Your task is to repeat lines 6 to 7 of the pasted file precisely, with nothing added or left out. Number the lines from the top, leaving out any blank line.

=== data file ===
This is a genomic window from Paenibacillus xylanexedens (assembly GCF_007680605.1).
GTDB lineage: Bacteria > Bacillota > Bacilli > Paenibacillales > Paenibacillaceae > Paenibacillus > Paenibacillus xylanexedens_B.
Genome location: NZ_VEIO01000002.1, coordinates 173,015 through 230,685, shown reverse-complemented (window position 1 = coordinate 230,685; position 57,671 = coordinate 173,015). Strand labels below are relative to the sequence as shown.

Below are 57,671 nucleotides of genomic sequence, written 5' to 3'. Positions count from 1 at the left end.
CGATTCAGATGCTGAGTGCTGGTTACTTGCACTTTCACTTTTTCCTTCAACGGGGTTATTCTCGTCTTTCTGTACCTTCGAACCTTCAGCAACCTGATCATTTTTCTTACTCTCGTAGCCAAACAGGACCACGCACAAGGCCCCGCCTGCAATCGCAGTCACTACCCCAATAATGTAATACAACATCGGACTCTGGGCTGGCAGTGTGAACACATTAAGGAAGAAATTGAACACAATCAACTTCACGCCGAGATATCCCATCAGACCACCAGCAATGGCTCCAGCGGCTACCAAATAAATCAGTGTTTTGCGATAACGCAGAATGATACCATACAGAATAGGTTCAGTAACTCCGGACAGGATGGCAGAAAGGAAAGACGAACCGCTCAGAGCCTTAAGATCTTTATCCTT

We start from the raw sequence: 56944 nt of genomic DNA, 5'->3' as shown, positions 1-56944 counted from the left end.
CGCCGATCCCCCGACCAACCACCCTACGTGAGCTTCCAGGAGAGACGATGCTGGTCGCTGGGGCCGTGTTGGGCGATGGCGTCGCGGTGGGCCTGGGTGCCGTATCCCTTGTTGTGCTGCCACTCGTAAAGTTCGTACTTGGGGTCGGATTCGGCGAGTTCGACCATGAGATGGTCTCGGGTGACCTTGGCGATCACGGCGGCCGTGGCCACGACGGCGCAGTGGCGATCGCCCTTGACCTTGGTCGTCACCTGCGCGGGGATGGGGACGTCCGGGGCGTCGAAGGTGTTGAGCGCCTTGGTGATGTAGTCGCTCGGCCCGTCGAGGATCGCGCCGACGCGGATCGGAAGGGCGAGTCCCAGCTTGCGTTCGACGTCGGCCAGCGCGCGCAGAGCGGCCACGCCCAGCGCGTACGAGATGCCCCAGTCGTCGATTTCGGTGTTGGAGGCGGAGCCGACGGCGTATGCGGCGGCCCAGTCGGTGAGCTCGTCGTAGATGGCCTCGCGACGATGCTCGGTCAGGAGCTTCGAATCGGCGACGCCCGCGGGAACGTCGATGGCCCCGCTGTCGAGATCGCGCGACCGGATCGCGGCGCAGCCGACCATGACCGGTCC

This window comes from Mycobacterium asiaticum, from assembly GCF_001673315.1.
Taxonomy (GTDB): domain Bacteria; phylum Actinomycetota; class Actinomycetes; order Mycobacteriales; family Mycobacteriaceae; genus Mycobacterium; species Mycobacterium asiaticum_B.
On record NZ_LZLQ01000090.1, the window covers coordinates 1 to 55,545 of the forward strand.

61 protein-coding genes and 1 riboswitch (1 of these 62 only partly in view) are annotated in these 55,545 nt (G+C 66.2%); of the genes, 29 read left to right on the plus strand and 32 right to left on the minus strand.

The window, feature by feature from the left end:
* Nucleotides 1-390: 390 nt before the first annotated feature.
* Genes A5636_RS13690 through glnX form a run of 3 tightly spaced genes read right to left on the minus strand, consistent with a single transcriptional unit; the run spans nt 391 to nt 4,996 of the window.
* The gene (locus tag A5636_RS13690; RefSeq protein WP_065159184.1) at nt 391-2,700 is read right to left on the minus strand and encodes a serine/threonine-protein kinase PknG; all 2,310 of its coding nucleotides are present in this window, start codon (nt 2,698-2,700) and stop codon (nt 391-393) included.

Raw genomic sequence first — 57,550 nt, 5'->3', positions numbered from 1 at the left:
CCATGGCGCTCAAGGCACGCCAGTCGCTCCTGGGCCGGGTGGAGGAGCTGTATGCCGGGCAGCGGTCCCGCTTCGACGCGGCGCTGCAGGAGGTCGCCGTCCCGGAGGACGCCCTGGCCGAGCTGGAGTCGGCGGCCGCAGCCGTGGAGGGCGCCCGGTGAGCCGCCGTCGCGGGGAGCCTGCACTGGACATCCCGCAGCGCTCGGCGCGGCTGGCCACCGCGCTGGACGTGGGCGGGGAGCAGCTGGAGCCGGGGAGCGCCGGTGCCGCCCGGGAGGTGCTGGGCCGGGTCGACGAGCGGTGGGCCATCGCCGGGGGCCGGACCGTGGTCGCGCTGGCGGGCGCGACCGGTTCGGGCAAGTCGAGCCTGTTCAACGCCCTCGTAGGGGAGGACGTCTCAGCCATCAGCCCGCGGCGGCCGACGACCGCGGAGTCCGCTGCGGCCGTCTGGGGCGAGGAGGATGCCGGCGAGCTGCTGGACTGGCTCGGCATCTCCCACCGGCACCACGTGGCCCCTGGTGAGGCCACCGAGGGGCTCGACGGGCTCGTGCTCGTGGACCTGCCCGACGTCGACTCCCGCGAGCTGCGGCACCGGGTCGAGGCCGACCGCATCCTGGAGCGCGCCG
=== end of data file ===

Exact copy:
We start from the raw sequence: 56944 nt of genomic DNA, 5'->3' as shown, positions 1-56944 counted from the left end.
CGCCGATCCCCCGACCAACCACCCTACGTGAGCTTCCAGGAGAGACGATGCTGGTCGCTGGGGCCGTGTTGGGCGATGGCGTCGCGGTGGGCCTGGGTGCCGTATCCCTTGTTGTGCTGCCACTCGTAAAGTTCGTACTTGGGGTCGGATTCGGCGAGTTCGACCATGAGATGGTCTCGGGTGACCTTGGCGATCACGGCGGCCGTGGCCACGACGGCGCAGTGGCGATCGCCCTTGACCTTGGTCGTCACCTGCGCGGGGATGGGGACGTCCGGGGCGTCGAAGGTGTTGAGCGCCTTGGTGATGTAGTCGCTCGGCCCGTCGAGGATCGCGCCGACGCGGATCGGAAGGGCGAGTCCCAGCTTGCGTTCGACGTCGGCCAGCGCGCGCAGAGCGGCCACGCCCAGCGCGTACGAGATGCCCCAGTCGTCGATTTCGGTGTTGGAGGCGGAGCCGACGGCGTATGCGGCGGCCCAGTCGGTGAGCTCGTCGTAGATGGCCTCGCGACGATGCTCGGTCAGGAGCTTCGAATCGGCGACGCCCGCGGGAACGTCGATGGCCCCGCTGTCGAGATCGCGCGACCGGATCGCGGCGCAGCCGACCATGACCGGTCC